Enhancing Particle-Size Measurement Using Dry Laser-Diffraction Particle-Size Analysis - Pharmaceutical Technology

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Enhancing Particle-Size Measurement Using Dry Laser-Diffraction Particle-Size Analysis
The author examines dry dispersion and outlines the related analytical method development.


Pharmaceutical Technology
Volume 37, Issue 5, pp. 60-63

Analogous data for the high-energy venturi reflect the more aggressive nature of the dispersion mechanisms applied and show close agreement between the wet and dry results at an air pressure of approximately 1 bar. At higher pressures, there is evidence of primary particle breakdown with the reported particle size becoming smaller than that measured using the wet method.

These data suggest that either disperser could be chosen for analysis of the formulation provided that an appropriate air pressure was selected, but this conclusion raises a question: Are both dispersers equally suitable for this application or is one more appropriate than the other?

By examining how Dv50 (i.e., the median particle size based on a volumetric particle-size distribution) changes as a function of applied air pressure (see Figure 3), it is possible to identify the standard, less energetic venturi as the better choice. With the high-energy venturi, although the results match with wet measurement at 1 bar, any variation in pressure, to either side of that figure, produces a mismatch between dry and wet data. This mismatch suggests that the measurement result will be sensitive to slight variations in air pressure and that the method is not inherently robust.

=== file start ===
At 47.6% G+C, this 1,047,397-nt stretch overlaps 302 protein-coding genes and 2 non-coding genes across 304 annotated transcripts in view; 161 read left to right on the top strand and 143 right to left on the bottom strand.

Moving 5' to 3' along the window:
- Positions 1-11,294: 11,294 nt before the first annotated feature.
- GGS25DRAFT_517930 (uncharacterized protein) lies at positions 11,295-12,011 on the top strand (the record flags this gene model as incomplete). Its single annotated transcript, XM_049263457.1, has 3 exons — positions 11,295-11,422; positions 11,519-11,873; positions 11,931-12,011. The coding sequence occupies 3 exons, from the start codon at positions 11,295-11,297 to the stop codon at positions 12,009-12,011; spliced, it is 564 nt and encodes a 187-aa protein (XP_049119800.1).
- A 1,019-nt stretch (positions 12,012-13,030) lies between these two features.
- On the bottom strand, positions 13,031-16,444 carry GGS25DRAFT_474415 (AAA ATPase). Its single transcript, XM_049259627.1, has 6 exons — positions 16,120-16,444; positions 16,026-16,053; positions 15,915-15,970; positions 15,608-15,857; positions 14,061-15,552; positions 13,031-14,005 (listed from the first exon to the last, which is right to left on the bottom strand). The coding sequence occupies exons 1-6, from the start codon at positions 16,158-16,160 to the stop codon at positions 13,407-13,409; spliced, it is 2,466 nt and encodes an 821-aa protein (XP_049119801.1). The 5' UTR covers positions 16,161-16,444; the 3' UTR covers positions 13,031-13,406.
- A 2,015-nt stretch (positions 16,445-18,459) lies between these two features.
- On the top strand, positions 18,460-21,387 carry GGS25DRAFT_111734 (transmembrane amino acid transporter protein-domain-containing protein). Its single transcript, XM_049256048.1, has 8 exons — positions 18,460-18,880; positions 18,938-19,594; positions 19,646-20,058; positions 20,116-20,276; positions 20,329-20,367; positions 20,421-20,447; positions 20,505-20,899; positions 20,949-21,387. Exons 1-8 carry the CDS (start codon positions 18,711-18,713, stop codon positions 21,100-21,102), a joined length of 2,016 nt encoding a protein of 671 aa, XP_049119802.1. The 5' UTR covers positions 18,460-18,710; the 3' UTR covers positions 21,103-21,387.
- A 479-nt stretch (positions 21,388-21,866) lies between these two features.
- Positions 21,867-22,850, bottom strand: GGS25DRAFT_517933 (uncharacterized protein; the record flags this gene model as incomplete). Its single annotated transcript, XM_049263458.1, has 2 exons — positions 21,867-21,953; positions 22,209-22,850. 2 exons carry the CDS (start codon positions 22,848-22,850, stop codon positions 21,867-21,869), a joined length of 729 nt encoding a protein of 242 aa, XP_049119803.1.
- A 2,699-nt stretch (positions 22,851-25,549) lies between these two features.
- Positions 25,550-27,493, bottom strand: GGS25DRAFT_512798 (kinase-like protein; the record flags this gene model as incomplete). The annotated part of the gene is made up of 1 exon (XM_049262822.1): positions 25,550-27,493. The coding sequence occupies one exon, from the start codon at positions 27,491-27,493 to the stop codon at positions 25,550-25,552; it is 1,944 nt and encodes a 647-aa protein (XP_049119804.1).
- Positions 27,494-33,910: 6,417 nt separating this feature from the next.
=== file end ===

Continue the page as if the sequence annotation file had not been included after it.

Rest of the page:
Figure 3: Comparing pressure-titration data for the two venturis shows that the standard, less energetic design offers more robust measurement and a working pressure envelope that extends from 3 to 4 bar. DV50 is the median particle size based on a volumetric particle-size distribution.
In contrast, with the standard venturi, particle size is stable across a 1-bar pressure window, from 3 to 4 bar. This greater stability indicates that measurement with the standard venturi will be inherently more robust and that less aggressive dispersion is preferable for this relatively fragile powder.

Conclusion

Recent advances in laser-diffraction particle-sizing instrumentation have extended the measurement range of the technique, extending up to 3500 microns, and significantly improved the ease of use of these systems, a key determinant of general laboratory productivity. Equally importantly, however, recent instruments have brought enhanced dry- powder dispersion capability. Relative to wet measurement, dry-laser diffraction particle-size analysis is faster and has a lower environmental footprint because no dispersants are required. Developments in this area, therefore, offer significant practical benefit.

The latest laser-diffraction systems have dry-dispersion engines with a choice of disperser geometries, backed up with precise control, both of sample feed rate and the pressure of the compressed air used for dispersion. Such systems allow the user to control the mechanisms applied to disperse the sample, and most crucially, to efficiently disperse samples without impaction, where impaction must be avoided. As a result, modern laser-diffraction systems extend robust dry measurement to a wide range of sample types, including to materials that are both cohesive and relatively fragile. Such advances mark an important step forward that further enhances the suitability of laser diffraction for efficient particle-size measurement.

Carl Levoguer is a product marketing manager, laser particle-sizing and imaging, Malvern Instruments, Enigma Business Park, Grovewood Road, Malvern, Worcestershire, WR14 1XZ UK, tel. +44 (0) 1684 892456; fax +44 (0) 1684 892789,

Submitted Nov. 29. 2012; Accepted Jan. 30, 2013.


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